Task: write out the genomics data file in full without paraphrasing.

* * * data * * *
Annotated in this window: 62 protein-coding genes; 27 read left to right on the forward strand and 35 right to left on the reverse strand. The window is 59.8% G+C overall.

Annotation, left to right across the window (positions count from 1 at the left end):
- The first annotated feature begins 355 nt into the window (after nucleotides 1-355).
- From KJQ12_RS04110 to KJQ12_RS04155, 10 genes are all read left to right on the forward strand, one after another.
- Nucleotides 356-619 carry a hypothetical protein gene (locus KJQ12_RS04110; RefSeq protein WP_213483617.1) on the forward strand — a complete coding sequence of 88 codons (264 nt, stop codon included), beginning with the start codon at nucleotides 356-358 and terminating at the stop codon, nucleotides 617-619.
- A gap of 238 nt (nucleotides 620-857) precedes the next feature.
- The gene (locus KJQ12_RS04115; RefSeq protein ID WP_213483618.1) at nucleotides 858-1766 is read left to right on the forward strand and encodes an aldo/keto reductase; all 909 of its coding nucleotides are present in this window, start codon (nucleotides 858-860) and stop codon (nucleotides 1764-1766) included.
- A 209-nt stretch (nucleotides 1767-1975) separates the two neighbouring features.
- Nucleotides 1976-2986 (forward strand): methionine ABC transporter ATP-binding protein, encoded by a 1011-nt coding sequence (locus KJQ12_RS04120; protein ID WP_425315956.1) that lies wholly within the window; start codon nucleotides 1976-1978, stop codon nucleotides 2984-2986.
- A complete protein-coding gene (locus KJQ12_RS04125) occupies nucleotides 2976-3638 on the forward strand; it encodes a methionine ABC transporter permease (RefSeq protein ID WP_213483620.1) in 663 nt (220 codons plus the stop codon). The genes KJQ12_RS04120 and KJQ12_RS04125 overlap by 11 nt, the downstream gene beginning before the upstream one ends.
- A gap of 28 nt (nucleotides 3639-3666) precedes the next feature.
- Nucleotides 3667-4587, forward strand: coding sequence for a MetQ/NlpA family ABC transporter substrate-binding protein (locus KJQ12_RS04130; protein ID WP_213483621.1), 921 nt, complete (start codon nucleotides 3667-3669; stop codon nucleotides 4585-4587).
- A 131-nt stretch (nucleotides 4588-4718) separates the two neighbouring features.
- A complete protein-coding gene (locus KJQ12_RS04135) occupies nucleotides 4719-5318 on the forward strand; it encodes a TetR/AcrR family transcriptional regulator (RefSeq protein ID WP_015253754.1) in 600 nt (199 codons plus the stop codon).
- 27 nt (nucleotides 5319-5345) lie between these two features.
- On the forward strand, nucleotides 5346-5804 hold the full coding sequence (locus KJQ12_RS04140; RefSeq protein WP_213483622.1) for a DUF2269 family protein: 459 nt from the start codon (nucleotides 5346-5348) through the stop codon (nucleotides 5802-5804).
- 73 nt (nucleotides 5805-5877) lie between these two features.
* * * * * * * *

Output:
Annotated in this window: 62 protein-coding genes; 27 read left to right on the forward strand and 35 right to left on the reverse strand. The window is 59.8% G+C overall.

Annotation, left to right across the window (positions count from 1 at the left end):
- The first annotated feature begins 355 nt into the window (after nucleotides 1-355).
- From KJQ12_RS04110 to KJQ12_RS04155, 10 genes are all read left to right on the forward strand, one after another.
- Nucleotides 356-619 carry a hypothetical protein gene (locus KJQ12_RS04110; RefSeq protein WP_213483617.1) on the forward strand — a complete coding sequence of 88 codons (264 nt, stop codon included), beginning with the start codon at nucleotides 356-358 and terminating at the stop codon, nucleotides 617-619.
- A gap of 238 nt (nucleotides 620-857) precedes the next feature.
- The gene (locus KJQ12_RS04115; RefSeq protein ID WP_213483618.1) at nucleotides 858-1766 is read left to right on the forward strand and encodes an aldo/keto reductase; all 909 of its coding nucleotides are present in this window, start codon (nucleotides 858-860) and stop codon (nucleotides 1764-1766) included.
- A 209-nt stretch (nucleotides 1767-1975) separates the two neighbouring features.
- Nucleotides 1976-2986 (forward strand): methionine ABC transporter ATP-binding protein, encoded by a 1011-nt coding sequence (locus KJQ12_RS04120; protein ID WP_425315956.1) that lies wholly within the window; start codon nucleotides 1976-1978, stop codon nucleotides 2984-2986.
- A complete protein-coding gene (locus KJQ12_RS04125) occupies nucleotides 2976-3638 on the forward strand; it encodes a methionine ABC transporter permease (RefSeq protein ID WP_213483620.1) in 663 nt (220 codons plus the stop codon). The genes KJQ12_RS04120 and KJQ12_RS04125 overlap by 11 nt, the downstream gene beginning before the upstream one ends.
- A gap of 28 nt (nucleotides 3639-3666) precedes the next feature.
- Nucleotides 3667-4587, forward strand: coding sequence for a MetQ/NlpA family ABC transporter substrate-binding protein (locus KJQ12_RS04130; protein ID WP_213483621.1), 921 nt, complete (start codon nucleotides 3667-3669; stop codon nucleotides 4585-4587).
- A 131-nt stretch (nucleotides 4588-4718) separates the two neighbouring features.
- A complete protein-coding gene (locus KJQ12_RS04135) occupies nucleotides 4719-5318 on the forward strand; it encodes a TetR/AcrR family transcriptional regulator (RefSeq protein ID WP_015253754.1) in 600 nt (199 codons plus the stop codon).
- 27 nt (nucleotides 5319-5345) lie between these two features.
- On the forward strand, nucleotides 5346-5804 hold the full coding sequence (locus KJQ12_RS04140; RefSeq protein WP_213483622.1) for a DUF2269 family protein: 459 nt from the start codon (nucleotides 5346-5348) through the stop codon (nucleotides 5802-5804).
- 73 nt (nucleotides 5805-5877) lie between these two features.